This widely used tree came into existence as a result of an accidental cross-pollination of Japanese and European larch on the Duke of Atholl’s estate in Dunkeld. The offspring grew faster than the parent and survived under poorer conditions making it great for timber production.
The hybrid larch’s botanical name is Larix x eurolepis and, unlike other conifers, it changes crown colour in spring, autumn and winter. These changing colours make it a popular choice for forests which balance timber production with visitor-friendliness.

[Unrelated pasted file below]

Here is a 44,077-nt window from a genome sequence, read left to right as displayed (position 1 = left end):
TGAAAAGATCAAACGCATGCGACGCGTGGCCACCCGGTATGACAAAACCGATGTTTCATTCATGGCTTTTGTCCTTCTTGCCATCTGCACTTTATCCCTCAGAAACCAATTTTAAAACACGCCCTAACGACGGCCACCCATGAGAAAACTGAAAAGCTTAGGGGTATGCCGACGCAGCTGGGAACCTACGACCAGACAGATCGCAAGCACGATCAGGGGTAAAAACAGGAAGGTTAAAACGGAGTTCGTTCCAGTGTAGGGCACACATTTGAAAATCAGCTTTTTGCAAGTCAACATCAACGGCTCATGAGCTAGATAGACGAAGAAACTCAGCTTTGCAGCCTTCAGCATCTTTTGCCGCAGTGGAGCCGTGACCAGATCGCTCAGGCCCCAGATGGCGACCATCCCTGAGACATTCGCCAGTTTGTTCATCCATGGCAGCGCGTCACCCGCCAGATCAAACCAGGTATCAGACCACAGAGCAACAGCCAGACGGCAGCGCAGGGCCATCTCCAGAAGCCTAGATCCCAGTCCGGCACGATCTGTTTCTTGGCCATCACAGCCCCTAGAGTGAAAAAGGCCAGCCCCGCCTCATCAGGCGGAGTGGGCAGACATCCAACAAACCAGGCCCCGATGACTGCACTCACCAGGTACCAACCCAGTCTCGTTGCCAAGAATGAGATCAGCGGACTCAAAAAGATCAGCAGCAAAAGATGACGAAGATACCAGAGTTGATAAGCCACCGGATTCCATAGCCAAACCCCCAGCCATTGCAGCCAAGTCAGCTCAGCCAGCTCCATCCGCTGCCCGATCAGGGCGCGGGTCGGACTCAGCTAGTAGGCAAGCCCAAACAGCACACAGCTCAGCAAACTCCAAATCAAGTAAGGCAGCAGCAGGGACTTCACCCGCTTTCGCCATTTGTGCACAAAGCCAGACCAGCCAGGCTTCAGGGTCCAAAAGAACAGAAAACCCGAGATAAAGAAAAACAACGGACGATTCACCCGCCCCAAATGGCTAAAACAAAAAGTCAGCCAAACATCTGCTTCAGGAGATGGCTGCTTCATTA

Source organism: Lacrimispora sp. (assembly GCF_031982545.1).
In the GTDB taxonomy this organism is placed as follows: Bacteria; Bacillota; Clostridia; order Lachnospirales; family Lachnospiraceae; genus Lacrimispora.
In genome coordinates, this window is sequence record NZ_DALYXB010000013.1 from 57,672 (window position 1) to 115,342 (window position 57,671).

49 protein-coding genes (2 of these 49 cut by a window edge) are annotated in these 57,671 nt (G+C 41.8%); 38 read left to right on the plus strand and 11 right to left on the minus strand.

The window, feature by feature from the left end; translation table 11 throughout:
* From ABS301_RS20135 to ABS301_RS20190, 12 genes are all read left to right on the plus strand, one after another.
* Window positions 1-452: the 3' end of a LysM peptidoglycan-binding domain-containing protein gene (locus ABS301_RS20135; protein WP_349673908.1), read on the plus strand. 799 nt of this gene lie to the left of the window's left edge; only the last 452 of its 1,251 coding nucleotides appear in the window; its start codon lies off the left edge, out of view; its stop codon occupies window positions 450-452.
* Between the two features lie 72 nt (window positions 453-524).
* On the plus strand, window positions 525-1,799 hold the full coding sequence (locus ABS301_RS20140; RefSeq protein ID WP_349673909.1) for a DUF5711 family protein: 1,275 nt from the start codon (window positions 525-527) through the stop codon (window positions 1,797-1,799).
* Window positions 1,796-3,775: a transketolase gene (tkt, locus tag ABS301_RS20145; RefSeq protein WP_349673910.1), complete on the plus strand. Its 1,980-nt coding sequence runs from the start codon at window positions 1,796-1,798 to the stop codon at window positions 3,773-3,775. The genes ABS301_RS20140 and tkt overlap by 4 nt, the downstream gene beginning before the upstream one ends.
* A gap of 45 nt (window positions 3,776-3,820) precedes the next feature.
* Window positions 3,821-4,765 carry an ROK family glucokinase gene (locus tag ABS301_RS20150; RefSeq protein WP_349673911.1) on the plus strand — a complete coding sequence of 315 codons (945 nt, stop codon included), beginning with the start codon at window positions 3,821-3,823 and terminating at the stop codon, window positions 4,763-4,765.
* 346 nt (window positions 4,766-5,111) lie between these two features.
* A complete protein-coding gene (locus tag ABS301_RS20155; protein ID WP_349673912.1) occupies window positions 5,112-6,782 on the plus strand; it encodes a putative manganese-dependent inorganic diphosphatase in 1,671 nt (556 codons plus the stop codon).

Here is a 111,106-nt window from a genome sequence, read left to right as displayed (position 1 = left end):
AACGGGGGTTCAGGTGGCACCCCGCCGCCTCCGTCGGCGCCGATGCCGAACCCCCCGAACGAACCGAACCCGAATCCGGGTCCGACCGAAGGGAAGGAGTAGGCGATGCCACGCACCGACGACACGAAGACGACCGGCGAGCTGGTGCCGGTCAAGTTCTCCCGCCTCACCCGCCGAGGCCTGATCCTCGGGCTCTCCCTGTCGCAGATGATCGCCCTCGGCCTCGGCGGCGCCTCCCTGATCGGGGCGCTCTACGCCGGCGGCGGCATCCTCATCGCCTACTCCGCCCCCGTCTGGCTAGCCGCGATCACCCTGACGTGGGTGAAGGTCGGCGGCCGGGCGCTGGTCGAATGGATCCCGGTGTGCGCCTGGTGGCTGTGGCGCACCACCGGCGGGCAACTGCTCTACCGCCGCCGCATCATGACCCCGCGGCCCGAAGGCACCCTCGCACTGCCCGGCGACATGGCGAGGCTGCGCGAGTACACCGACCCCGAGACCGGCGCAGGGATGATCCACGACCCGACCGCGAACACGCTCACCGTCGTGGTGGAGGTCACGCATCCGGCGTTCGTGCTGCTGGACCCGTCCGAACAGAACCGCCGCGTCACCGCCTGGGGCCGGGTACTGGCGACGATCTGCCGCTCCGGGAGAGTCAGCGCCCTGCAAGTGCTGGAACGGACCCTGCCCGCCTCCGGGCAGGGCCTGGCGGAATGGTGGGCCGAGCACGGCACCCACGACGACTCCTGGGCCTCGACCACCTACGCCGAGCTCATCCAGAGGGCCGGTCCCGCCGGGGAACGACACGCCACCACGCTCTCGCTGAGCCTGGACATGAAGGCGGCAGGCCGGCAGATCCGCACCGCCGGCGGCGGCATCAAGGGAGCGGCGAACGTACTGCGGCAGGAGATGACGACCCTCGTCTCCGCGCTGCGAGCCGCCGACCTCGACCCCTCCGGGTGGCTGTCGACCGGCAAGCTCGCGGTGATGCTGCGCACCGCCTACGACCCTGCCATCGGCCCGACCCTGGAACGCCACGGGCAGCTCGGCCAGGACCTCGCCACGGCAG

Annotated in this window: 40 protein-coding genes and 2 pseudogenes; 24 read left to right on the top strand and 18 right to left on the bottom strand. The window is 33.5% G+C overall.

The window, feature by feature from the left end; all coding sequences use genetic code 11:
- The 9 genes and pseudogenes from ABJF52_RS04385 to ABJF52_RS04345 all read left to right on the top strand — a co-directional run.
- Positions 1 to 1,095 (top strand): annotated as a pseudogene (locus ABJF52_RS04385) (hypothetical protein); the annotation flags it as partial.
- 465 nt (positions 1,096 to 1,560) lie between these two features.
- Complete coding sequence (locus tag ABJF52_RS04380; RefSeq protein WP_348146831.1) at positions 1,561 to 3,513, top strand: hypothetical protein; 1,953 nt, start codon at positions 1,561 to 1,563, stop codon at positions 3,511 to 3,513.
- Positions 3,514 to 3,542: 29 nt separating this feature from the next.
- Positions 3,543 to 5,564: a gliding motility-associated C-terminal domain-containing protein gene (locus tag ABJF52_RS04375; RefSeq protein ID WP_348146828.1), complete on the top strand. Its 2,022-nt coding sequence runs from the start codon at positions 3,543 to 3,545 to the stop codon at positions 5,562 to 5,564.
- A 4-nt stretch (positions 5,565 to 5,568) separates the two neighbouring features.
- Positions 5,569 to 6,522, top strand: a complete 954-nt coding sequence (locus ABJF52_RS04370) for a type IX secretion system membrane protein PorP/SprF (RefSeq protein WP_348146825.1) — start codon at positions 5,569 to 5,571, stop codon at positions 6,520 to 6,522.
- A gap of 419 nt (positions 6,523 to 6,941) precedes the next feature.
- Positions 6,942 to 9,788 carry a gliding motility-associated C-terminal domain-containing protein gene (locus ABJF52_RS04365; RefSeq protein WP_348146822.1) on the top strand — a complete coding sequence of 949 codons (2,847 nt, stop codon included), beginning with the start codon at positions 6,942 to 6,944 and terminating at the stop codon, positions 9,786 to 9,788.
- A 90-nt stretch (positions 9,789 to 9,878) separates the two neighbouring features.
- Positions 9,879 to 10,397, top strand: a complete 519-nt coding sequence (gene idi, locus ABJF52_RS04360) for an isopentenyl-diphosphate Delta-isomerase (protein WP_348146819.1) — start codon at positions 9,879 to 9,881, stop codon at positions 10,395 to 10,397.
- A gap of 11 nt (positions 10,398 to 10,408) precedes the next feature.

Facts and stats
- Lifespan: 300 years
- Height: Trees can reach up to 40 metres.
- Leaves: Its deciduous needles grow in rosettes on the short shoots.
- Seeds: Reddish-purple female flowers form cylindrical cones with rounded scales, many of which turn outwards.
- Bark: It has grey-brown bark, fissured into regular plates.
- Native to: Central Europe and Japan
- Uses: Its strong durable timber is used for fencing, rails and gates.